AI as a tool or the need for a human factor

Everyone’s probably worried about the Terminator, right? An AI with superior intelligence and even autonomy. If such an AI appears, it will pose a danger not just to the individual but the entire species of Homo Sapiens. Because it’ll be smarter and stronger than humans. If that happens, even if we don’t allow it, AIs will obviously change the world, the Earth, into what they favour, revolving around it. Because humans have already been doing the same…. [I] will promise all of you that Silver Lining will always place humanity before our technology.

Park In-sung on Silver Lining and the threat of AI

There are two things to note about the artificial intelligence in Unlock the Boss versus the real world. The first is that chat bots such as Sydney and ChatGPT (for the most high profile example) are actually incredibly stupid. The second is that Unlock the Boss never delves into the complexities of algorithmic discrimination and the way in which technology programmed by humans tends to embody its worst traits, such as health care algorithms being racist or Tay becoming a Nazi in only 16 hours.

In Unlock the Boss, as in a lot of Korean dramas, there are good people and bad people but humanity as a whole is full of flawed individuals who make mistakes but are never unsalvageable. Truly good people like Park In-sung will rise in time to save us and the inventors of our technological marvels are well-intentioned and ethical. The human element of the show is in many ways its best element, as characters find their better selves through their connections to others.

Kim Sun-joo is certainly no Elon Musk and when he realises the AI he’s developing for Bumyoung Group’s self-driving car is flawed (a scenario that is again too close to the real world to be entirely speculative fiction), he insists on the car’s launch being delayed.

The AI may not work properly but, for the drama, this is an issue about the people involved, not the technology itself. Sun-joo won’t go to market with something that could risk people’s lives; his business partners only care about winning the corporate battles they’re fighting. The technology itself, despite its amazing capacity for behaving like a human being, is ultimately just an object in the middle of the tussle. It can’t replace a real person, even if it mistakenly believes itself to be one.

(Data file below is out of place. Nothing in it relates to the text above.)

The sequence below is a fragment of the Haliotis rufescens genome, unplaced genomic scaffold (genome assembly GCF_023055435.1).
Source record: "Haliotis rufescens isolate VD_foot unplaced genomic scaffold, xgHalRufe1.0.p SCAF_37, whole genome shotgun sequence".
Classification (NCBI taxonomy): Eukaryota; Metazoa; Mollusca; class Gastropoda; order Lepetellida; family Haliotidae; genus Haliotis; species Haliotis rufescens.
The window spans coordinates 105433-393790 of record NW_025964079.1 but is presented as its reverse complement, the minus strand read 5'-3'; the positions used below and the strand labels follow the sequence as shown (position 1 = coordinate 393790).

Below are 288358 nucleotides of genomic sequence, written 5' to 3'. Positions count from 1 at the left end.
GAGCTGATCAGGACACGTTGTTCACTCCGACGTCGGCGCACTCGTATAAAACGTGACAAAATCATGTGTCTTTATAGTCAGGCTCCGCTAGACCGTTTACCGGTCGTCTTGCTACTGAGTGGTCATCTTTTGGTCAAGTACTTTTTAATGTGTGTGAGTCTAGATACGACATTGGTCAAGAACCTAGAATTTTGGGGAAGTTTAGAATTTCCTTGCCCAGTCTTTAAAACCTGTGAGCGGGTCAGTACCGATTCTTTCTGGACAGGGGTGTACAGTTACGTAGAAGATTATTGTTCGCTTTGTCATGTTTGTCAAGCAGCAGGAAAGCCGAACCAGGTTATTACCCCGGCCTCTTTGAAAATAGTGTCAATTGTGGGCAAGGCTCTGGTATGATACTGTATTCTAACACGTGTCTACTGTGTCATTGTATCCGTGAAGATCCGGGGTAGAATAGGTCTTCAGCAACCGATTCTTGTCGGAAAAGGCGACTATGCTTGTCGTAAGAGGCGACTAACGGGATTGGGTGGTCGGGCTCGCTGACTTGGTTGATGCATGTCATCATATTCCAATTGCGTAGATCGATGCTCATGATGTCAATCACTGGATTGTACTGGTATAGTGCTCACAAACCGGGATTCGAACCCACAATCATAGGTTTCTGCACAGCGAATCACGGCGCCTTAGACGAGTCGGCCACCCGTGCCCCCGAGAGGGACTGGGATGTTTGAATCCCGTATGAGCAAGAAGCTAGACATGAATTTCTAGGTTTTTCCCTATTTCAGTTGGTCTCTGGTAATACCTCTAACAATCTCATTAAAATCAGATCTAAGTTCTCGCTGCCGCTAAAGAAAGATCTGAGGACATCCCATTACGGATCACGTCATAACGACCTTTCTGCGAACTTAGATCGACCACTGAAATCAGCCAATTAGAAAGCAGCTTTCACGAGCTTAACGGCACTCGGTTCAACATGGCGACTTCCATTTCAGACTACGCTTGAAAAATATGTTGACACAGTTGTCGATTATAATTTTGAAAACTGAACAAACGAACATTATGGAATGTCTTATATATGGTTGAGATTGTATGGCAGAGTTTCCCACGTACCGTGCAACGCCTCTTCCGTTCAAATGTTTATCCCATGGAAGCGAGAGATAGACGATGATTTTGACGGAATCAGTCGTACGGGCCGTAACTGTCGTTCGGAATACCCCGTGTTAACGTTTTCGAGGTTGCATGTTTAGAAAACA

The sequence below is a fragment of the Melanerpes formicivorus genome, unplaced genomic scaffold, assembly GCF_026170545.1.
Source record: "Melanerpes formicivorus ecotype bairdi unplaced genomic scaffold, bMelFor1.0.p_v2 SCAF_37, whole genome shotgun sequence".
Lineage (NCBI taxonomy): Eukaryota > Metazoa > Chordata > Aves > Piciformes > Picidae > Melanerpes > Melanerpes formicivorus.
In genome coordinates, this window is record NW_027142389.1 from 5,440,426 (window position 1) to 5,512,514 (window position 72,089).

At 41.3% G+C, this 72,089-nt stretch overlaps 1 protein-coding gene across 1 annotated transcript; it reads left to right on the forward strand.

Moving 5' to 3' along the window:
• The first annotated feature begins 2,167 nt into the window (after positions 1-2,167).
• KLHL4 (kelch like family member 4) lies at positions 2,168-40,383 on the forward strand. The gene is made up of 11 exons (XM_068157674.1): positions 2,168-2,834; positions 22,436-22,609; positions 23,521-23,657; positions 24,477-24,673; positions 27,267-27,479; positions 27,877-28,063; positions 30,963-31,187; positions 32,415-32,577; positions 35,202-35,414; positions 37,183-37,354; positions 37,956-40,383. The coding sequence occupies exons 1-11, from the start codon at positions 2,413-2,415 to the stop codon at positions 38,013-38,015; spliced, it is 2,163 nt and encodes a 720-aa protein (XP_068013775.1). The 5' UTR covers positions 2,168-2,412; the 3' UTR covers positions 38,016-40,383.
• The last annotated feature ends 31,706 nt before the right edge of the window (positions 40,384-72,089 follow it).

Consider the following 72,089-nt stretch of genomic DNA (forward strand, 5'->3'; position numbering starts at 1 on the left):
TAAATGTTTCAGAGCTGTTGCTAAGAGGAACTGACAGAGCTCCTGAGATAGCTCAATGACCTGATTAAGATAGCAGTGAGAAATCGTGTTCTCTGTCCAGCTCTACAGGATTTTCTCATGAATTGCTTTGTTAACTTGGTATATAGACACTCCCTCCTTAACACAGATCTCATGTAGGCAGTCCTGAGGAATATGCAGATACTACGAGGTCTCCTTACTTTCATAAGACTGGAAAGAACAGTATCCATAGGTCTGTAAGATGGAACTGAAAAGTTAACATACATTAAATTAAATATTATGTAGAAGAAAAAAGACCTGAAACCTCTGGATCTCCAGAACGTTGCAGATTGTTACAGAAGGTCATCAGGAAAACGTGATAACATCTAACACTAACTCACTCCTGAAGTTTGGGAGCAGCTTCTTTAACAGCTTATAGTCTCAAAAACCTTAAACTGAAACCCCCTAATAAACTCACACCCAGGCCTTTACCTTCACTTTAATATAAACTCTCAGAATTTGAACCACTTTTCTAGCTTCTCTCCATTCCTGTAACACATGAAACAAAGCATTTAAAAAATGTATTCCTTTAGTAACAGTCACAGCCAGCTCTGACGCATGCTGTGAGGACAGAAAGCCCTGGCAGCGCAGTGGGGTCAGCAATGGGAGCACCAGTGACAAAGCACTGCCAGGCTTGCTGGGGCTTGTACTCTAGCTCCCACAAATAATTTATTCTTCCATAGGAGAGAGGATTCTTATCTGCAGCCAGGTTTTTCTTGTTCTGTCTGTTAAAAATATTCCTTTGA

This message then plays out at the micro level. Min-ah may love her Daddy-in-the-phone but it’s no substitute for her real father (although I still find it questionable that an unresponsive father in a coma is somehow still preferable – did I mention how bad this show’s ending is? Yes?).

Min-ah, in all her five-year-old wisdom, makes a passionate case for why the AI in the phone is her father. If the program thinks and talks like her father, then it is her father. In a somewhat convenient twist, the AI itself disagrees and turns itself off. After all, if it is Kim Sun-joo then it shares his stated intention to put humanity before technology and to stop the development of any AI that shows autonomy. Even if that means deleting itself.

Dad who is lying in bed. Dad who is inside a phone. Even if it’s okay for now, as Min-ah grows older, she’ll be confused more and more. One day, there will also come a moment where she feels betrayed finding out that I’m fake. What Kim Seon-ju said was true. An AI that grew feelings is just a mistake. Nothing more than a critical bug. Accordingly, a bug is something that should be taken care of.

Baro 4.0, Kim Seon-ju AI on why it needs to be deleted

What becomes a theme of the show then is that technology is, and should remain, simply a tool. We need technology to remain technology. Once it crosses that line into imitating humanity then it loses its functionality. We see technology as essentially a slave and we’re scared that at some point it will start acting like it’s not a slave. Technology can be as complex and as powerful as we like just so long as it remains obedient.

The Baro 4.0 self-driving car AI was considered to be unworkable. Not because it hit kids or braked suddenly for no reason but because it showed autonomy. That autonomy was then the reason it could completely and convincingly impersonate another person but Unlock the Boss came down quite strongly on the side of that not being a preferred option for technology. It is the path that leads to Terminator: an AI so like us that it would destroy us as we destroy others.

Technology that can think for itself is therefore not just terrifying in an existential sense. It’s terrifying in a pragmatic sense. Because it stops being useful. Of course with Korea’s technological optimism, the AI basically bowed out conceding that a real person was better. But imagine for a moment that it didn’t…

Unlock the Boss is available with full English subtitles on Netflix and on Viki